Shaking it down in Skagit County - Part 1 - Between the Ends of America - CycleBlaze

Shaking it down in Skagit County - Part 1

March 17, 2011

It takes me four tries to attach the right-rear pannier. Once I finally get it, I realize how heavy the bike is. It's fully loaded, hard to move around, and seems to be trying its hardest to tip over. I try to remember the last time I had all four panniers and a tent on the thing, ready for a long ride. Eventually I realize it was August 2009, more than a year and a half ago. Back then I was sweating through every piece of clothing I carried, slogging through the windy and ridiculously hot Central Valley of California, and narrowly avoiding being run over by a two-trailered semi on Pacheco Pass as I tried to reach Hollister.

There's none of that today. Darrington is cold; maybe 38 degrees. The sun is out and the skies are mostly blue, but two minutes after I start riding I can't feel my ears and my fingers start to freeze up. And it's raining, too. OK, it's not really rain, but the snow melting from the branches of the trees that parallel the snow-covered shoulders of Highway 530 sounds and feels exactly like rain as it drops on my head, splashes off my yellow jacket, and soaks the road below. At first I think I'm riding through fog, but soon notice that it's steam rising from the snow as the sun strikes its surface.

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The weight takes awhile to get used to. The Novara Randonee isn't a sporty bike when it's empty, but now it's even less responsive than normal, and it's wobbling a bit because someone didn't balance the bags up front quite right. Despite that, it's a good ride on smooth pavement. I find myself thinking about how pleased I am with the bike and how happy I am to be out here. Every few seconds I pull as much fresh air in through my nose as I can and then push it right back out of my mouth in a puff of white that the breeze quickly pushes away over my right shoulder.

There isn't much out here: the occasional logging truck, some old homes, an obviously poor Indian reservation. A car passes every few minutes, but other than that I ride alone. Eventually I start hearing pops of gunfire and buzzing chainsaws.

12 miles up the road I leave the highway and pick up a deserted back road that takes me to Concrete. The clouds have mostly pushed away the sunshine by now, but a few snow-covered mountain peaks still manage to punch their way through, shining white and green against a pale blue backdrop. Even though it's day one of the NCAA tournament, arguably the greatest sports day of the entire year, I still decide there's nowhere else I'd rather be at this moment. That's saying something.

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Not 60 seconds after I make those notes in my journal, I hear gunshots from across the river. That's not unusual here. What makes this out of the ordinary is that the bullets are headed in my direction. Two guys stand on the rocky shore on the opposite side of the river about a quarter of a mile away, one throwing rocks or beer cans up into the air in the direction of the water, while the other tries to shoot them before they splash down. I'm wearing my bright yellow jacket and could not be more obvious. There's also a truck parked along the road less than a half a mile south of me, where two men also very clearly stand just above the banks of the river. It makes no difference to this hillbilly; he keeps shooting like no one's around. I stand there for a moment, just staring across the way, trying to make sense of what I'm seeing. It's not until after the fifth or sixth shot that something clicks in my head and my dumb ass finally realizes the danger I'm in.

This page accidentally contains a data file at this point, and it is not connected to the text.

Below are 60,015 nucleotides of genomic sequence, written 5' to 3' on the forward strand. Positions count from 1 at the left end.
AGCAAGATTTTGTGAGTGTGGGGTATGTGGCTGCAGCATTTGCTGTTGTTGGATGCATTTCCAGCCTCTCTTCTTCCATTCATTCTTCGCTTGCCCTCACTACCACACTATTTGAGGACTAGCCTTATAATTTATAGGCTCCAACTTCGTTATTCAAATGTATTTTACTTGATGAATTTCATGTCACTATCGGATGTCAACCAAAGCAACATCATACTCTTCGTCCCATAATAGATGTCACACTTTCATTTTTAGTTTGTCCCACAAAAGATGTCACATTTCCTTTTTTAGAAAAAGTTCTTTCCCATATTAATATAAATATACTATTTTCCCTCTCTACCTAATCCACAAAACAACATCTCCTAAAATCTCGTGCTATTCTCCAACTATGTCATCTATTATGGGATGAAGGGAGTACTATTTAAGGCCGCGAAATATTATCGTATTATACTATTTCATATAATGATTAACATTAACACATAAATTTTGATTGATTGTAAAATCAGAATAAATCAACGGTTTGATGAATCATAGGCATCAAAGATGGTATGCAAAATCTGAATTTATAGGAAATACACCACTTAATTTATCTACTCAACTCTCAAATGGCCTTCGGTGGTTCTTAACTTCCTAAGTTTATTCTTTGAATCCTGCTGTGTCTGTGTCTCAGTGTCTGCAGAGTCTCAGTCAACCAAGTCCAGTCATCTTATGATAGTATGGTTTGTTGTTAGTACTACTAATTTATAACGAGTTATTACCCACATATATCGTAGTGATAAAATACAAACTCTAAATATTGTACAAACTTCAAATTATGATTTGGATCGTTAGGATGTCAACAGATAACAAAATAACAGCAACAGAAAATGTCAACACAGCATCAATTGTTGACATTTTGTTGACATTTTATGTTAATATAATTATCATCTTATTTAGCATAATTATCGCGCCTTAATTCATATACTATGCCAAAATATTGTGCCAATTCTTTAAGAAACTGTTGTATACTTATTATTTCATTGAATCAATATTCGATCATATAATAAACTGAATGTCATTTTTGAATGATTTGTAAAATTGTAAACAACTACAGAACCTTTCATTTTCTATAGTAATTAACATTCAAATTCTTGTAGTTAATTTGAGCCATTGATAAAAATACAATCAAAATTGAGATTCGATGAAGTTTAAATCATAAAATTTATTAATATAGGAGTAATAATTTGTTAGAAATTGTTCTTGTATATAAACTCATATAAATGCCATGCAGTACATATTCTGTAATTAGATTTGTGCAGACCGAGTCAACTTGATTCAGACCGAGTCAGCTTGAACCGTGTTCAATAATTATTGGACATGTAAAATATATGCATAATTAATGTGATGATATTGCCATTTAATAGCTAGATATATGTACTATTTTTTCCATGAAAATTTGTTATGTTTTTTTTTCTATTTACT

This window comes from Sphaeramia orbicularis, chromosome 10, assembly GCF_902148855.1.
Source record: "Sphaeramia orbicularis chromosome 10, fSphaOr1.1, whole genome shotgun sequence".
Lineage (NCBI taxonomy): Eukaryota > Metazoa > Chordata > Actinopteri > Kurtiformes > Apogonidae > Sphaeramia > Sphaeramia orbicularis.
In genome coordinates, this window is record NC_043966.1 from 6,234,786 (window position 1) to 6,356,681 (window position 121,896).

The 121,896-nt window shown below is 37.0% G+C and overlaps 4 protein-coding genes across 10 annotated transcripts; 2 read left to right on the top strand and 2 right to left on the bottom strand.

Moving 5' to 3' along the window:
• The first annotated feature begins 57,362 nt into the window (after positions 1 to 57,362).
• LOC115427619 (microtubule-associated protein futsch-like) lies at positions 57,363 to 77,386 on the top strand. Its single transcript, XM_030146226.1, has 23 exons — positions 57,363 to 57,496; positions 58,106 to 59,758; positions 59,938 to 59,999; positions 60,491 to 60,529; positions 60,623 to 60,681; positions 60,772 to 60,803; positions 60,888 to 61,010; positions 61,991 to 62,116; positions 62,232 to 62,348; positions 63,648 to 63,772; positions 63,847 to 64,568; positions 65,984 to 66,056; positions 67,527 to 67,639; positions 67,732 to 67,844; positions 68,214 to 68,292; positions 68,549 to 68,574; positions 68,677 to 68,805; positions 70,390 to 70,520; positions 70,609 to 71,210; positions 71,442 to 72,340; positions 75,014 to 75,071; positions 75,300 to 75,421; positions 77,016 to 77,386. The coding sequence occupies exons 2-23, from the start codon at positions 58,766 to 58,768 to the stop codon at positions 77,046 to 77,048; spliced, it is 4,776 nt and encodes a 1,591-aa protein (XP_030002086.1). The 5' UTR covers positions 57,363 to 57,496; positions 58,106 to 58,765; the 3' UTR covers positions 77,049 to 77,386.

"If I'm going to die on a tour," I think to myself, "It won't be like this."

I hop on the bike and get out of there as quickly as I can.

Agreed.
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I live my life by a few important guiding principles: make sure your girlfriend knows you love her, shave before you shower, check the expiration date, and never, ever eat lunch in Concrete. I was here just about a year ago and had the single worst meal of my life, a completely foul combination of cold, limp roast beef, nearly black gravy, and heavily burnt toast that jiggled together slowly in a solid mass each time I nudged the edge of the table. I vowed never to have another meal in Concrete.

Today I'm weak. I've only had a small sandwich all day, I'm getting tired from hunger, and I'm pretty sure there isn't anything between here and the campground. In a lapse of judgment I pull into Cascade Burgers, hope for the best, and order a pair of grilled cheese sandwiches from a young girl wearing the kind of thick, distracting, bright green eyeshadow you can only experience in rural America. As it turns out, she makes some killer grilled cheese. They're golden brown and lightly crispy on the outside, with thick and chewy cheddar sneaking out over every edge. I'm happy I'm alive to eat them.

You know you're moving up in the world when your show gets moved from the White Horse Grange to Skidders in Darrington. I didn't notice the awesome teacup poodles sign at the time.
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I ride seven easy miles west to Rasar State Park. I set up the tent, climb inside, and immediately notice how quiet it is out here. The park is empty except for one or two other people, and they're not close by. No cars drive past, no kids yell, no dogs bark. It's not raining, there isn't a breath of wind, and I can't hear any planes or helicopters above. There's only the subtle drone of the Skagit River as it drifts slowly by a few hundred yards away. It's only 6:30, but I lay my head down and fall asleep immediately.

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